Actor, comedian and singer Dan Aykroyd had one passion he had yet to bring to the screen: the paranormal. Inspired by an article on quantum physics and parapsychology, Aykroyd was determined to correct that. Wild with imagination, Aykroyd conceived of an epic that followed a group of ghost exterminators with SWAT-like gear across time, space and other dimensions to battle giant ghosts and demons. It was meant to serve as another starring vehicle for him and his friend, fellow Saturday Night Live alum and bandmate John Belushi, to complement their 1980 hit, The Blues Brothers.
Presenting the script to director Ivan Reitman, Reitman realized that Aykroyd’s vision, in 1980s money, would cost several hundred million dollars to create (remember, kids, this was before CGI). At Reitman’s suggestion, Aykroyd paired up with Harold Ramis, with whom Reitman had worked with before, to help ground the script in reality and tone down the more elaborate sequences in order to secure a more realistic budget.
The result was a movie about three washed-up scientists who discovered how they could capture and hold a supernatural entity indefinitely. Losing their jobs at a prominent university led them to turn this knowledge into a business and become the Ghostbusters. Aykroyd and Ramis would play scientists Dr. Ray Stantz and Dr. Egon Spengler, respectively. Following Belushi’s death in 1982, the role intended for him was reconceived and fellow SNL alum and Reitman collaborator Bill Murray was cast as Dr. Peter Venkman. Ernie Hudson was brought in as the everyman Winston Zeddemore, to whom the more technical elements could be explained for the audience’s benefit. Rounding out the crew was Annie Potts as Janine Melnitz, the no-nonsense secretary with a crush on Egon. Serving as the innocent victims the Ghostbusters must rescue from the threat of model Slavitza Jovan’s Gozer the Gozerian were Sigourney Weaver as cellist Dana Barrett and Rick Moranis as accountant and Dana’s stalker-ish neighbor, Louis Tully. Released by Columbia Pictures, the film opened on June 8th, 1984 to critical and commercial success, becoming the second highest grossing film of the year behind Beverly Hills Cop.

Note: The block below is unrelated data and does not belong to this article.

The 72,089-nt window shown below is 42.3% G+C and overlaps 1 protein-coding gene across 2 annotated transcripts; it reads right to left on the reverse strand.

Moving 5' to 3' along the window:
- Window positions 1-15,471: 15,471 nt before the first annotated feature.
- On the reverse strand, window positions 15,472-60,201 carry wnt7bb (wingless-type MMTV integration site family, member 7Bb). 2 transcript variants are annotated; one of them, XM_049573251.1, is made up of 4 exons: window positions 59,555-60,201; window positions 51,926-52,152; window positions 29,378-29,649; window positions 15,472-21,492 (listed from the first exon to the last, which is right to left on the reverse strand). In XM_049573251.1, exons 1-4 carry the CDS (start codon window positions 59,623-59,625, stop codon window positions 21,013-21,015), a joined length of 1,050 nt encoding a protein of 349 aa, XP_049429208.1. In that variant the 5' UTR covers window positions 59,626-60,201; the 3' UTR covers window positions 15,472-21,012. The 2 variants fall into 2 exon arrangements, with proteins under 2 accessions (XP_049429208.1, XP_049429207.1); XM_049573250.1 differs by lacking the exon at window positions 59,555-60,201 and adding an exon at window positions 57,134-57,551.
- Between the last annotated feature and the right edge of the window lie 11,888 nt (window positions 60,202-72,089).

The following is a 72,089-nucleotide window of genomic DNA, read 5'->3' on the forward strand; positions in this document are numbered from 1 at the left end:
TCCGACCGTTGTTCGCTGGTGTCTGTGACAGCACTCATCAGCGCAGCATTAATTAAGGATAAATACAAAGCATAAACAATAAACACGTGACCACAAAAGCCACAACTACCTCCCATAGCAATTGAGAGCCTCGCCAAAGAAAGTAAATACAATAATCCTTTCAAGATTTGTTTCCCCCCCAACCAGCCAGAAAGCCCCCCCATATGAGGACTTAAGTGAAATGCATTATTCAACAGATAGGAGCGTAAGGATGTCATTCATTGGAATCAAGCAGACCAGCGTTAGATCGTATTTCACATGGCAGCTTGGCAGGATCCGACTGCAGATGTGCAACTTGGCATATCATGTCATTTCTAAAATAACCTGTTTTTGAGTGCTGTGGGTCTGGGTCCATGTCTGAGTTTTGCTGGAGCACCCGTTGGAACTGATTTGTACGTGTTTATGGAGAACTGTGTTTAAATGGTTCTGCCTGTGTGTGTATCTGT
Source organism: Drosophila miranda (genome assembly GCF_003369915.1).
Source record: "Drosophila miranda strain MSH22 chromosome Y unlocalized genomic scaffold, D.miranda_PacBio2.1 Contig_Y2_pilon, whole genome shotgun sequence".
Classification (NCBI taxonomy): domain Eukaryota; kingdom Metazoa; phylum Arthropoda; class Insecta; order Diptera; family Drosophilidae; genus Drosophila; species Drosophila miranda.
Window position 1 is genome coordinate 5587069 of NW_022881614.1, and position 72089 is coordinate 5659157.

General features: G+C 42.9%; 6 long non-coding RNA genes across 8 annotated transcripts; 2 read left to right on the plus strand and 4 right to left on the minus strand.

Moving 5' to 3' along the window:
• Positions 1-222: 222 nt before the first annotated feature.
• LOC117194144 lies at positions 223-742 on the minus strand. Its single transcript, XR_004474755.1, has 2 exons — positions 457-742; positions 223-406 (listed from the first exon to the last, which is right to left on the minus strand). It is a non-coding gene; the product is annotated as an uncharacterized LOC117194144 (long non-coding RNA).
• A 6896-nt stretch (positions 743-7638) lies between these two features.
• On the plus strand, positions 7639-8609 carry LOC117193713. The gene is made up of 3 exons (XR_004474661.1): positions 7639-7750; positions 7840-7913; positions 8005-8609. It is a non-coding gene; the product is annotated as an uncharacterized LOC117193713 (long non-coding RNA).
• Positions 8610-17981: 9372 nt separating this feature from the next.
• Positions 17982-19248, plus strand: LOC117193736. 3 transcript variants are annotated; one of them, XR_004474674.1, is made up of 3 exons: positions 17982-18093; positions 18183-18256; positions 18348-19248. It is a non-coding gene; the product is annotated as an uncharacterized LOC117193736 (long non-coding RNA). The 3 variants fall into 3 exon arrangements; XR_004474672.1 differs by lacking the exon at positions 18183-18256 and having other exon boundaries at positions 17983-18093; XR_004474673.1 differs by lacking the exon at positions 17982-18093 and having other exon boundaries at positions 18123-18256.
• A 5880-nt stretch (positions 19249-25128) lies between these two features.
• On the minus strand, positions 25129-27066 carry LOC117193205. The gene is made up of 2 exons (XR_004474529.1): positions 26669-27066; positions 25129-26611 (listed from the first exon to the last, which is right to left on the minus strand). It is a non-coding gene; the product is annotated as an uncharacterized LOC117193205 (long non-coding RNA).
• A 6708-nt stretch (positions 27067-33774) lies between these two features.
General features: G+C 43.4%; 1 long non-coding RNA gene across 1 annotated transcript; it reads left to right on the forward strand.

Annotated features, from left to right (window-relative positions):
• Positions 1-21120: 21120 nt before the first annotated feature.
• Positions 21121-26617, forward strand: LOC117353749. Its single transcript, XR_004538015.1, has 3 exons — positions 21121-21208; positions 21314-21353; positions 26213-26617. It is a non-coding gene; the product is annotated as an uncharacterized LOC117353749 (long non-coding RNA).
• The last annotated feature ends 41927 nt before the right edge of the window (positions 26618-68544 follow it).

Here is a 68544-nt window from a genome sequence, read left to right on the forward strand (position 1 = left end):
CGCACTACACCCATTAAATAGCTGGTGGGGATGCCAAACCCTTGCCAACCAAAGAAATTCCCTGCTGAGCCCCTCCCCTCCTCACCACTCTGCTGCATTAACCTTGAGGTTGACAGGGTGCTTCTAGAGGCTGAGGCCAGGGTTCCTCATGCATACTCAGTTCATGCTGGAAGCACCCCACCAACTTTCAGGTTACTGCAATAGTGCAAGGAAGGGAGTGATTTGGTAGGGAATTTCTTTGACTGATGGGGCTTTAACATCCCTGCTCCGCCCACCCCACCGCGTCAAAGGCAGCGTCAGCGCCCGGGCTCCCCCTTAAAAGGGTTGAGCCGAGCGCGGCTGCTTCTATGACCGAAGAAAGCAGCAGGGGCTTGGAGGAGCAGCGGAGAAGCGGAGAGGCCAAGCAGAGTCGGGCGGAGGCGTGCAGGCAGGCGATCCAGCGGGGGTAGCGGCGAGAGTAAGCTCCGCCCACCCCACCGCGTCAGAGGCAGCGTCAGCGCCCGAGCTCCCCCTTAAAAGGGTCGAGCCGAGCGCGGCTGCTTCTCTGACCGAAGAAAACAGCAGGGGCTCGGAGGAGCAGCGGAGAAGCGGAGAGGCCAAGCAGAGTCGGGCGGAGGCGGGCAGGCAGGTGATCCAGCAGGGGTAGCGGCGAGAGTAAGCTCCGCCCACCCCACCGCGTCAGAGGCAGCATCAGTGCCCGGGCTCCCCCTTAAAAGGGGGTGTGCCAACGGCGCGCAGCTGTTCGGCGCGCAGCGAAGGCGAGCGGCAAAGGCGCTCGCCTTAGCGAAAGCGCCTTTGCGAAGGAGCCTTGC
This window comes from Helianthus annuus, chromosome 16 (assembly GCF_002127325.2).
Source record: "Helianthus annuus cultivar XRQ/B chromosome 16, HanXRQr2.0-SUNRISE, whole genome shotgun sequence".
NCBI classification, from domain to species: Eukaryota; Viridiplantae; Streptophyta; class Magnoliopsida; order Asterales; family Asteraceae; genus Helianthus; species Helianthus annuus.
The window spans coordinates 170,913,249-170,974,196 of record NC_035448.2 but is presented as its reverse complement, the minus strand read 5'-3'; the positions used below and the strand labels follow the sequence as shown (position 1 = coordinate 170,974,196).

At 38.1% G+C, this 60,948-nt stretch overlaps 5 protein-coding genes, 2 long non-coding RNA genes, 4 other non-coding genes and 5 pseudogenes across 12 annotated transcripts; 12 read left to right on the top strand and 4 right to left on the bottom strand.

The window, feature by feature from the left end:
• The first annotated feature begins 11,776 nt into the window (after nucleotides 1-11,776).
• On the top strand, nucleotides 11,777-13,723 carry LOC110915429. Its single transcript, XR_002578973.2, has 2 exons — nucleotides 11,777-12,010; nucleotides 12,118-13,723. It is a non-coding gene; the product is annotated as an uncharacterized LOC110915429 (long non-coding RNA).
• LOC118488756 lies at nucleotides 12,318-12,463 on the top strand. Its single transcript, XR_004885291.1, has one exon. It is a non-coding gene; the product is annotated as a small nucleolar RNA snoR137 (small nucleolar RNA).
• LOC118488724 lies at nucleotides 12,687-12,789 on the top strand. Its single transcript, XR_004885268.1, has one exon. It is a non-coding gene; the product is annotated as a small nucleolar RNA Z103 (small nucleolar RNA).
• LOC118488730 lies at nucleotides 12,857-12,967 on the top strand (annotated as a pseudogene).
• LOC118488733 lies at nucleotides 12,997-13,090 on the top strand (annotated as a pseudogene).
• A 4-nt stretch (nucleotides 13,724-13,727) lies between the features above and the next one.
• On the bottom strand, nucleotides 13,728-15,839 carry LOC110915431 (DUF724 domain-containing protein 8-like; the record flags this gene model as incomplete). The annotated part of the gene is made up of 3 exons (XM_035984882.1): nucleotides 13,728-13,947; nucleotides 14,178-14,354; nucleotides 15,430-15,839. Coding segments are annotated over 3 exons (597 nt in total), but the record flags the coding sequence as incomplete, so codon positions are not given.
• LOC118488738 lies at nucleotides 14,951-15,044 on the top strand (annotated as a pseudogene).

During production of the movie, the existence of Filmation’s live-action television show, The Ghost Busters, was discovered. Alternate names were considered up until the filming of the climax on Central Park West with crowds chanting “Ghostbusters,” causing a frenzied push by the producers to acquire the rights to the name. Along with the movie’s success, Columbia was surprised at the number of younger fans the film had gained and contemplated continuing the franchise with an animated spin-off. Filmation president Lou Scheimer proposed a series to Columbia, going so far as to have initial designs for it produced. They passed. Undaunted, Filmation went ahead with their own GhostBusters cartoon in order to cash in on the popularity of the Ghostbusters name. The cartoon was based on their earlier show and featured the sons of the main characters. Deciding not to be outdone, Columbia eventually partnered with DiC to create their animated series. As they only had the rights for the name for the movie--and as a little jab at Filmation--the title became The Real Ghostbusters.
A short pilot was commissioned to give a general idea of the look and concept of the series. The characters were designed by Jim McDermott, but instead of trying to acquire expensive likeness rights, they went for the embodiment of the characters themselves. To help differentiate between the three white, brunette characters in distance and group shots, their hair colors were changed along with their bodies. Peter was given brown hair and an average build, Ray was made a pudgy redhead, and Egon a tall, slender blonde with a large hairstyle. To make them easier to animate, the proton packs and Ecto-1 were streamlined. Set to a re-recorded version of Ray Parker Jr.’s “Ghostbusters” performed by John Smith, the pilot followed the Ghostbusters from their firehouse all across the city as they battled random supernatural threats, including the green ghost they first busted (dubbed Onionhead during the film’s production due to the awful smell of the puppet used, but later named Slimer for the series) and the final big bad from the film, Mr. Stay Puft (the only surviving giant entity from Aykroyd’s original concept). The end of the pilot, using the finalized designs, was reused as the end of the show’s original intro.